Everything You Need to Know About the City of Chicago Illinois

In 2018, Chicago, Illinois had a population of 2.71M people with a median age of 34.9 and a median household income of $57,238. Between 2017 and 2018 the population of Chicago, IL declined from 2.72M to 2.71M, a -0.386% decrease, and its median household income grew from $55,295 to $57,238, a 3.51% increase.

The number of inhabitants in Chicago, IL is 33.3% White Alone, 29% Black or African American Alone, and 28.7% Hispanic or Latino. 35.8% of the people in Chicago, IL communicate in a non-English language, and 89.7% are U.S. residents. 

The largest universities in Chicago, IL are the University of Illinois at Chicago (7,605 degrees awarded in 2017), DePaul University (6,411 degrees), and DeVry University-Illinois (6,349 degrees).

The median property value in Chicago, IL is $271,600, and the homeownership rate is 45.7%. Most people in Chicago, IL commute by Drove Alone, and the average commute time is 33.5 minutes. The average vehicle proprietorship in Chicago, IL is 1 vehicle for every household.

 

Education in Chicago

In 2017, universities in Chicago, IL awarded 61,544 degrees. The student population of Chicago, IL is skewed towards women, with 92,862 male students and 127,063 female students.

Most students graduating from Universities in Chicago, IL are White (25,708 and 46.7%), followed by Hispanic or Latino (10,587 and 19.2%), Black or African American (9,030 and 16.4%), and Asian (5,226 and 9.49%).

The largest universities in Chicago, IL by the number of degrees awarded are the University of Illinois at Chicago (7,605 and 12.4%), DePaul University (6,411 and 10.4%), and DeVry University-Illinois (6,349 and 10.3%).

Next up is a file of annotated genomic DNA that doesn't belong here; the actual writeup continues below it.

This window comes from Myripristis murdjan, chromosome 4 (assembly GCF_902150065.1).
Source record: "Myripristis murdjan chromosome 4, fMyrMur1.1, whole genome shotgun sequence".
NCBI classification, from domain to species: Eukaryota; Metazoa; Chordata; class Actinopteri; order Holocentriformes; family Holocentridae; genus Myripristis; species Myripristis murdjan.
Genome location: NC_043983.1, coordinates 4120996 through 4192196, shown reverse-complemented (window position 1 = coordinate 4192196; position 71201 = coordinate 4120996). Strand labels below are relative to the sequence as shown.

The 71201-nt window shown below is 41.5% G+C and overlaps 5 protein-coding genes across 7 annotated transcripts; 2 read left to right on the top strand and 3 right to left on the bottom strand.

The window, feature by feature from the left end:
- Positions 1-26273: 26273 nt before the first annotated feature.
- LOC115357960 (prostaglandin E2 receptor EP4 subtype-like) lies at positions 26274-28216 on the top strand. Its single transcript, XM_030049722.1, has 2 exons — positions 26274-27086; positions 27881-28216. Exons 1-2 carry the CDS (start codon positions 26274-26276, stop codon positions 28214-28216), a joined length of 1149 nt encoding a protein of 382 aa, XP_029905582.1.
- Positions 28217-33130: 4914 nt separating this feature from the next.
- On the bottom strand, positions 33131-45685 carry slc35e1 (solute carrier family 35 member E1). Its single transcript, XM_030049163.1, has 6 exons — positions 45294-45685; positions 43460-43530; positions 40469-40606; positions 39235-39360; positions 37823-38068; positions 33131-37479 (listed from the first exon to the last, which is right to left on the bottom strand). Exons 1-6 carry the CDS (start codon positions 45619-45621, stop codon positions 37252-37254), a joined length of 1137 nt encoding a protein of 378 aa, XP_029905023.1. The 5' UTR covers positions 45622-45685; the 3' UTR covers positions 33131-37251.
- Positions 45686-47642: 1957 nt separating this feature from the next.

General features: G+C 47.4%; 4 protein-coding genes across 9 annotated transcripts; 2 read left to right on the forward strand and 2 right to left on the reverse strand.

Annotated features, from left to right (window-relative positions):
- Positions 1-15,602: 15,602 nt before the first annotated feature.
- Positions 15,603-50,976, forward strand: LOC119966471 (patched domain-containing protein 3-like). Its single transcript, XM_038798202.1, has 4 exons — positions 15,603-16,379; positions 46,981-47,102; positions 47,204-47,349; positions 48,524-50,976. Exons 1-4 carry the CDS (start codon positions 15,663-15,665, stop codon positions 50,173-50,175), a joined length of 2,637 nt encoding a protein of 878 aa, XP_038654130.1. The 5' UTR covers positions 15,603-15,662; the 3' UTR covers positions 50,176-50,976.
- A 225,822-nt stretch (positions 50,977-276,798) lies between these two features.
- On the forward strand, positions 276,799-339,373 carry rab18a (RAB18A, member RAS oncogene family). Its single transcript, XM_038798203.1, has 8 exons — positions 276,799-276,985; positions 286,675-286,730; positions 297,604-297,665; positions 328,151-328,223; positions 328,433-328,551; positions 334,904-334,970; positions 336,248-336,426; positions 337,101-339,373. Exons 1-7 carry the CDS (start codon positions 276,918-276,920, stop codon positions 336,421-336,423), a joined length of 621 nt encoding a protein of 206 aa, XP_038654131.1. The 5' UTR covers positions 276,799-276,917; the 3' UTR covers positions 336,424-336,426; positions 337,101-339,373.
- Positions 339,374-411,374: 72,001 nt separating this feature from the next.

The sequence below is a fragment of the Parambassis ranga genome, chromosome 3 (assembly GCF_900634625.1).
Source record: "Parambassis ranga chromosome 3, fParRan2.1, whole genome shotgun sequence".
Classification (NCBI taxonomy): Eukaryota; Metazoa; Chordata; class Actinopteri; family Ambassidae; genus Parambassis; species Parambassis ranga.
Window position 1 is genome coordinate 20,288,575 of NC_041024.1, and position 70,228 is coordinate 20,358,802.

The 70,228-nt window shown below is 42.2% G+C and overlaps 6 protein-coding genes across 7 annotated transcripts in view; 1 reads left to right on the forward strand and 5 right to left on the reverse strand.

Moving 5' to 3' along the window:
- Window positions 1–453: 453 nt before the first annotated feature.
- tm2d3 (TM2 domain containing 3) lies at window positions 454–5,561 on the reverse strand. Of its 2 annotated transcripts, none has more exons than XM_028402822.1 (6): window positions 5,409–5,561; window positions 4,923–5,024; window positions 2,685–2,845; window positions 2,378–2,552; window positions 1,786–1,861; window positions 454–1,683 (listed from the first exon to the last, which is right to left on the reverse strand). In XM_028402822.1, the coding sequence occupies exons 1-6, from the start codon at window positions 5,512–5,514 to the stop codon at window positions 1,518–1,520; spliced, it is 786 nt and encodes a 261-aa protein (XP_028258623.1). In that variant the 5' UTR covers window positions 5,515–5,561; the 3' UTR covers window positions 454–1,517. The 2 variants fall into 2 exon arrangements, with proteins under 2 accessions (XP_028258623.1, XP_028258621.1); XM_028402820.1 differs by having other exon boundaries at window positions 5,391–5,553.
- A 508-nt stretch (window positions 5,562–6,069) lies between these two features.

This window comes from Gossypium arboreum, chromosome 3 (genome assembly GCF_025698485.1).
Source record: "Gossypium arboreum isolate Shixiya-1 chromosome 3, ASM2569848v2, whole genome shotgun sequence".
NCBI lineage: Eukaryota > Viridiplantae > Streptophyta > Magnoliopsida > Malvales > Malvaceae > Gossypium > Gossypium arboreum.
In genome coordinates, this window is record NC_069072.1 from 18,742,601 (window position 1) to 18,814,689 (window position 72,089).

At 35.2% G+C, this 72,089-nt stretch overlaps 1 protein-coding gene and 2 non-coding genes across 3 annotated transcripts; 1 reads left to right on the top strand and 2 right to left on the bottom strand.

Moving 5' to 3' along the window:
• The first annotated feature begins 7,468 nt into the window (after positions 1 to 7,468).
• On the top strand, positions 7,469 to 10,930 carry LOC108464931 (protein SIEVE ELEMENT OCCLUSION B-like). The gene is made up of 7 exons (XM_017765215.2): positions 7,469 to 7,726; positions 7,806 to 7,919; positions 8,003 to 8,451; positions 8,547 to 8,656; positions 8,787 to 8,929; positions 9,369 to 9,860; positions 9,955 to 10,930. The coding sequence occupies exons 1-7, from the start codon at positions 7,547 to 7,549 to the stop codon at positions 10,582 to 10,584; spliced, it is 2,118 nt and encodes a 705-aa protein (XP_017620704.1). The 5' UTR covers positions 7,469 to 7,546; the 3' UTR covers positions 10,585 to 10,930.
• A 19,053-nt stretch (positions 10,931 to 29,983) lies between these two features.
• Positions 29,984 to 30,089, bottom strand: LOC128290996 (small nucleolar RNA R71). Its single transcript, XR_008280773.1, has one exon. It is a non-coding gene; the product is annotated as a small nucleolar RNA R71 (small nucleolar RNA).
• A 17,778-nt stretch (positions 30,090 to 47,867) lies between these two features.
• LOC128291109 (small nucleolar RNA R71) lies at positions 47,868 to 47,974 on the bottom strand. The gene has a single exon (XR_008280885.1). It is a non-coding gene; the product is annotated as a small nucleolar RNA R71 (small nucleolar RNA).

The most popular majors in Chicago, IL are General Business Administration & Management (4,754 and 7.72%), Liberal Arts & Sciences (2,457 and 3.99%), and Accounting (1,587 and 2.58%).

The median tuition costs in Chicago, IL are $27,345 for private four-year colleges, and $7,957 and $15,915 respectively, for public four-year colleges for in-state students and out-of-state students.

 

Economy in Chicago

The economy of Chicago, IL employs 1.37M people and Chicago has an unemployment rate of 4.4%. Chicago has seen the job market decreased by -0.2% over the last year. Future job development throughout the following ten years is anticipated to be 25.7%, which is lower than the US average of 33.5%. The largest industries in Chicago, IL are Health Care & Social Assistance (183,553 people), Professional, Scientific, & Technical Services (158,206 people), and Educational Services (135,976 people), and the highest paying industries are Mining, Quarrying, & Oil & Gas Extraction ($100,794), Finance & Insurance ($78,177), and Public Administration ($75,300).

Households in Chicago, IL have a median yearly income of $57,238, which is not exactly the median yearly income of $61,937 over the whole United States. This is in contrast with a median income of $55,295 in 2017, which speaks to a 3.51% yearly development. 

 

Tax Rates for Chicago 

– The Sales Tax Rate for Chicago is 10.3%. The US average is 7.3%. 

– The Income Tax Rate for Chicago is 5.0%. The US average is 4.6%. 

– Tax Rates can have a big impact when Comparing the Cost of Living.

 

Income and Salaries for Chicago 

– The average income of a Chicago occupant is $28,623 every year. 

– The Median household income of a Chicago inhabitant is $47,831 per year.